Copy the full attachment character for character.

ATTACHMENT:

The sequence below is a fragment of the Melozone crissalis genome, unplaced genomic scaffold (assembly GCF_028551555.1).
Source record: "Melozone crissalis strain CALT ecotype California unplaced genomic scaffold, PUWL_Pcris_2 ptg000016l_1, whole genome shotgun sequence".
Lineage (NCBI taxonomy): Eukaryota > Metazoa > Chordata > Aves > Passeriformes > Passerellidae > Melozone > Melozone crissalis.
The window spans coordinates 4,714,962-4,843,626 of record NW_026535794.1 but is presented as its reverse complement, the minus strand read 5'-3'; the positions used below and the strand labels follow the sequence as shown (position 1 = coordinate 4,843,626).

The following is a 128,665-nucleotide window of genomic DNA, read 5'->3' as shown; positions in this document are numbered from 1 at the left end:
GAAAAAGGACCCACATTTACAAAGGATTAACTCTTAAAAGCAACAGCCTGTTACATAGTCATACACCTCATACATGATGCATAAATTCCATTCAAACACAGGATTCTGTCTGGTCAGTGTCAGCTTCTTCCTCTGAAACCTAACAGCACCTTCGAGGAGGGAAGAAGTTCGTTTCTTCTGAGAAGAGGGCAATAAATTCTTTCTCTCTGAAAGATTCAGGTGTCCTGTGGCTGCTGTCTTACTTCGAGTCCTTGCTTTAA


The sequence below is a fragment of the Melozone crissalis genome, unplaced genomic scaffold (assembly GCF_028551555.1).
Source record: "Melozone crissalis strain CALT ecotype California unplaced genomic scaffold, PUWL_Pcris_2 ptg000016l_1, whole genome shotgun sequence".
Lineage (NCBI taxonomy): Eukaryota > Metazoa > Chordata > Aves > Passeriformes > Passerellidae > Melozone > Melozone crissalis.
The window spans coordinates 4,714,962-4,843,626 of record NW_026535794.1 but is presented as its reverse complement, the minus strand read 5'-3'; the positions used below and the strand labels follow the sequence as shown (position 1 = coordinate 4,843,626).

The following is a 128,665-nucleotide window of genomic DNA, read 5'->3' as shown; positions in this document are numbered from 1 at the left end:
GAAAAAGGACCCACATTTACAAAGGATTAACTCTTAAAAGCAACAGCCTGTTACATAGTCATACACCTCATACATGATGCATAAATTCCATTCAAACACAGGATTCTGTCTGGTCAGTGTCAGCTTCTTCCTCTGAAACCTAACAGCACCTTCGAGGAGGGAAGAAGTTCGTTTCTTCTGAGAAGAGGGCAATAAATTCTTTCTCTCTGAAAGATTCAGGTGTCCTGTGGCTGCTGTCTTACTTCGAGTCCTTGCTTTAA